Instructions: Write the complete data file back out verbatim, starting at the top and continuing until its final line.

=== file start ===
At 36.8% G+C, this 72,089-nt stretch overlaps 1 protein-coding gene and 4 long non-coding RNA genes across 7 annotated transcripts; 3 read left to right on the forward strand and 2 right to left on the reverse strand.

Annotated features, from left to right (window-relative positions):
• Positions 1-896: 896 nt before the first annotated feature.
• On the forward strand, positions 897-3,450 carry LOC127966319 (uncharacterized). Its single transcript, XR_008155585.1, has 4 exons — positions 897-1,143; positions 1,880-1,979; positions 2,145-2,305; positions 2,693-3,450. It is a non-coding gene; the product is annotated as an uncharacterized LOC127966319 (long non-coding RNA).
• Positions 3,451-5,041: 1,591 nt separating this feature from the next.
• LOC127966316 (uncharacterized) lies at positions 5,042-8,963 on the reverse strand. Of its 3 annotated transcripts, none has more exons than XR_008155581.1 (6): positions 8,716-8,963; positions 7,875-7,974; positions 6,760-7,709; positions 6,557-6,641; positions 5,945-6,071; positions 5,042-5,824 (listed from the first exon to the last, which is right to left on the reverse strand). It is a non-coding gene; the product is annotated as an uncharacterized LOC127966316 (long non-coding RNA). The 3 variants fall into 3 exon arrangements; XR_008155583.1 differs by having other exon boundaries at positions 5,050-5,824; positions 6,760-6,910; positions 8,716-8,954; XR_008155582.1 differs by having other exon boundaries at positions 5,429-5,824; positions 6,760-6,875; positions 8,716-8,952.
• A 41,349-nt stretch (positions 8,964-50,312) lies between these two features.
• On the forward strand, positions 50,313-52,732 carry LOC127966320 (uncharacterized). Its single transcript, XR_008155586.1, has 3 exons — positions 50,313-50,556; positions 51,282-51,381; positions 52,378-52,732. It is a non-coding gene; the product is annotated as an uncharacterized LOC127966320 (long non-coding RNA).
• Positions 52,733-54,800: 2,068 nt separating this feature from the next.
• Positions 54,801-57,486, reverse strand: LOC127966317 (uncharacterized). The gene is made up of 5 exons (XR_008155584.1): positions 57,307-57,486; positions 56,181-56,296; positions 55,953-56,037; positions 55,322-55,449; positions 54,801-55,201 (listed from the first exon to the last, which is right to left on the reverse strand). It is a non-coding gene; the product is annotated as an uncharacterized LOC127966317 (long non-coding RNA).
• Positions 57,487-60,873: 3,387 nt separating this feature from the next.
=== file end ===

At 36.8% G+C, this 72,089-nt stretch overlaps 1 protein-coding gene and 4 long non-coding RNA genes across 7 annotated transcripts; 3 read left to right on the forward strand and 2 right to left on the reverse strand.

Annotated features, from left to right (window-relative positions):
• Positions 1-896: 896 nt before the first annotated feature.
• On the forward strand, positions 897-3,450 carry LOC127966319 (uncharacterized). Its single transcript, XR_008155585.1, has 4 exons — positions 897-1,143; positions 1,880-1,979; positions 2,145-2,305; positions 2,693-3,450. It is a non-coding gene; the product is annotated as an uncharacterized LOC127966319 (long non-coding RNA).
• Positions 3,451-5,041: 1,591 nt separating this feature from the next.
• LOC127966316 (uncharacterized) lies at positions 5,042-8,963 on the reverse strand. Of its 3 annotated transcripts, none has more exons than XR_008155581.1 (6): positions 8,716-8,963; positions 7,875-7,974; positions 6,760-7,709; positions 6,557-6,641; positions 5,945-6,071; positions 5,042-5,824 (listed from the first exon to the last, which is right to left on the reverse strand). It is a non-coding gene; the product is annotated as an uncharacterized LOC127966316 (long non-coding RNA). The 3 variants fall into 3 exon arrangements; XR_008155583.1 differs by having other exon boundaries at positions 5,050-5,824; positions 6,760-6,910; positions 8,716-8,954; XR_008155582.1 differs by having other exon boundaries at positions 5,429-5,824; positions 6,760-6,875; positions 8,716-8,952.
• A 41,349-nt stretch (positions 8,964-50,312) lies between these two features.
• On the forward strand, positions 50,313-52,732 carry LOC127966320 (uncharacterized). Its single transcript, XR_008155586.1, has 3 exons — positions 50,313-50,556; positions 51,282-51,381; positions 52,378-52,732. It is a non-coding gene; the product is annotated as an uncharacterized LOC127966320 (long non-coding RNA).
• Positions 52,733-54,800: 2,068 nt separating this feature from the next.
• Positions 54,801-57,486, reverse strand: LOC127966317 (uncharacterized). The gene is made up of 5 exons (XR_008155584.1): positions 57,307-57,486; positions 56,181-56,296; positions 55,953-56,037; positions 55,322-55,449; positions 54,801-55,201 (listed from the first exon to the last, which is right to left on the reverse strand). It is a non-coding gene; the product is annotated as an uncharacterized LOC127966317 (long non-coding RNA).
• Positions 57,487-60,873: 3,387 nt separating this feature from the next.